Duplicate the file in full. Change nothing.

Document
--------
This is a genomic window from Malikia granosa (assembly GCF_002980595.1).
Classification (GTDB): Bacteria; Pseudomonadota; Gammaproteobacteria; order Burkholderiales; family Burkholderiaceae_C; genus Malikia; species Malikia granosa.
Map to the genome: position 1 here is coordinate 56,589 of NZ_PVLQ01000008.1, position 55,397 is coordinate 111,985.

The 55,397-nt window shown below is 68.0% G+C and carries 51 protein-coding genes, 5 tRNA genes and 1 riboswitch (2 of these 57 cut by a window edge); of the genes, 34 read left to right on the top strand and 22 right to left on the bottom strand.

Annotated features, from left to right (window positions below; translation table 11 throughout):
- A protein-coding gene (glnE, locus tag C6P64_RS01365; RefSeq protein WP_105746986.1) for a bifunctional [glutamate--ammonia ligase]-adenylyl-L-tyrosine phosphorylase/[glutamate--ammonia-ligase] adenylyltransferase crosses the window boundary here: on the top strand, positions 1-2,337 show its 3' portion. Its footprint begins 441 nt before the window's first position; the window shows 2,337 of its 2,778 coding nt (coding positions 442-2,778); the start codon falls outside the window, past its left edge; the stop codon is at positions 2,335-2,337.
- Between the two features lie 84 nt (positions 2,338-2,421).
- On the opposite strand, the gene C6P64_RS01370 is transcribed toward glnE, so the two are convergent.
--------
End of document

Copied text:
This is a genomic window from Malikia granosa (assembly GCF_002980595.1).
Classification (GTDB): Bacteria; Pseudomonadota; Gammaproteobacteria; order Burkholderiales; family Burkholderiaceae_C; genus Malikia; species Malikia granosa.
Map to the genome: position 1 here is coordinate 56,589 of NZ_PVLQ01000008.1, position 55,397 is coordinate 111,985.

The 55,397-nt window shown below is 68.0% G+C and carries 51 protein-coding genes, 5 tRNA genes and 1 riboswitch (2 of these 57 cut by a window edge); of the genes, 34 read left to right on the top strand and 22 right to left on the bottom strand.

Annotated features, from left to right (window positions below; translation table 11 throughout):
- A protein-coding gene (glnE, locus tag C6P64_RS01365; RefSeq protein WP_105746986.1) for a bifunctional [glutamate--ammonia ligase]-adenylyl-L-tyrosine phosphorylase/[glutamate--ammonia-ligase] adenylyltransferase crosses the window boundary here: on the top strand, positions 1-2,337 show its 3' portion. Its footprint begins 441 nt before the window's first position; the window shows 2,337 of its 2,778 coding nt (coding positions 442-2,778); the start codon falls outside the window, past its left edge; the stop codon is at positions 2,335-2,337.
- Between the two features lie 84 nt (positions 2,338-2,421).
- On the opposite strand, the gene C6P64_RS01370 is transcribed toward glnE, so the two are convergent.